Paul W. ???Bear??? Bryant from the University of Alabama contributed to the creation of the Football program that ???Bama??? knows today. This important history is included in its own section of the Media Guide giving readers an opportunity to connect with the foundations of the school. Unfortunately, the University of Arizona??™s legendary coach and Athletic Director James Fred ???Pop??? McKale is no where to be found throughout the Guide. McKale is one of the most essential pieces to the structure of, not only the Football program, but the entirety of the University. His history and impact on the school should be a key component of the Football Media Guide.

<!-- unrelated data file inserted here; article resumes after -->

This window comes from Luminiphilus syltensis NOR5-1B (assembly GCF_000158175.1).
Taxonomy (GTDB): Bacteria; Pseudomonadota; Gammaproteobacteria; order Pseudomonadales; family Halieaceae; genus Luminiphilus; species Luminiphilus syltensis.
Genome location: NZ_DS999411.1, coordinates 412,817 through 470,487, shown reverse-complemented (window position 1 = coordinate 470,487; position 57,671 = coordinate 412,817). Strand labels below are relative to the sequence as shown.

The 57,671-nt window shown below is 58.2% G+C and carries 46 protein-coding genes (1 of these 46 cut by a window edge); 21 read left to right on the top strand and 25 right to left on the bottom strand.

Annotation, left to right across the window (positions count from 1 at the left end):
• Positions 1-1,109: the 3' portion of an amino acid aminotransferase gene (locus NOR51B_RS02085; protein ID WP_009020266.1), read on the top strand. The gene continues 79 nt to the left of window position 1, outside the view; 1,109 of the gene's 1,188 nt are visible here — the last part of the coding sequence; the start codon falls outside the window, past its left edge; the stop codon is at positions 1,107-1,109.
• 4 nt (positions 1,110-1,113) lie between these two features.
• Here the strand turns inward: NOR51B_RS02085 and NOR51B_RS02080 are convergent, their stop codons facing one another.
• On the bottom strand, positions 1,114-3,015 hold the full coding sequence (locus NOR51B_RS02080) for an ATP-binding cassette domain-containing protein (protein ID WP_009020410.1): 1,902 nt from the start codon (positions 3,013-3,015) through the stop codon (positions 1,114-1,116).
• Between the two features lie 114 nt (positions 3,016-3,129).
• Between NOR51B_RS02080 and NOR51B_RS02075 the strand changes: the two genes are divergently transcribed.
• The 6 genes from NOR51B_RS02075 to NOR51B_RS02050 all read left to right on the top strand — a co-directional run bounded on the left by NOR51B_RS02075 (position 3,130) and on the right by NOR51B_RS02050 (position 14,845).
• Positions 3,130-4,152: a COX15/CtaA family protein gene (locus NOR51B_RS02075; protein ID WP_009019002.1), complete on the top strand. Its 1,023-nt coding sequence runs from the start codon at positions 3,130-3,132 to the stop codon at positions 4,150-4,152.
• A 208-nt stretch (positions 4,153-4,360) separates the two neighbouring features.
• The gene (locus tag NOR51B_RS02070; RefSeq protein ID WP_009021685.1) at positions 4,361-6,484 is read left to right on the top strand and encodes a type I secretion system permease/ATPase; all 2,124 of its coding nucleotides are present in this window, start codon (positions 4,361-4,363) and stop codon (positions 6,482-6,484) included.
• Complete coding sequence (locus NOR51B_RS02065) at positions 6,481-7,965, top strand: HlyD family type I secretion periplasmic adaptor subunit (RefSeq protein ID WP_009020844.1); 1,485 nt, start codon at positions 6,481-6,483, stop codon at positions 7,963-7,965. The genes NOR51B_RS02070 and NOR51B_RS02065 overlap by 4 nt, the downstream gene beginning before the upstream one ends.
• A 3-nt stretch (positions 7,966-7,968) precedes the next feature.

When reporting on a football team, PR personnel should be able to find and identify information quickly. With the layout of the University of Arizona??™s Guide, the public has no directional guide or design assistance. Meaning, when looking for specific information one is not able to find what they are looking for at ease. The pages of the UA Media Guide are rich with information, but too condensed. The font is too small, there is poor use of bolding titles/notable information and the pages have no break in them for the reader to ???catch their breath???.
To create an effective Media Guide Arizona should implement formatting techniques similar to those of Alabama. In their Guide, the text is spaced out in different paragraphs with picture breaks and white space. Allowing readers to easily scan the information and find what they are looking for.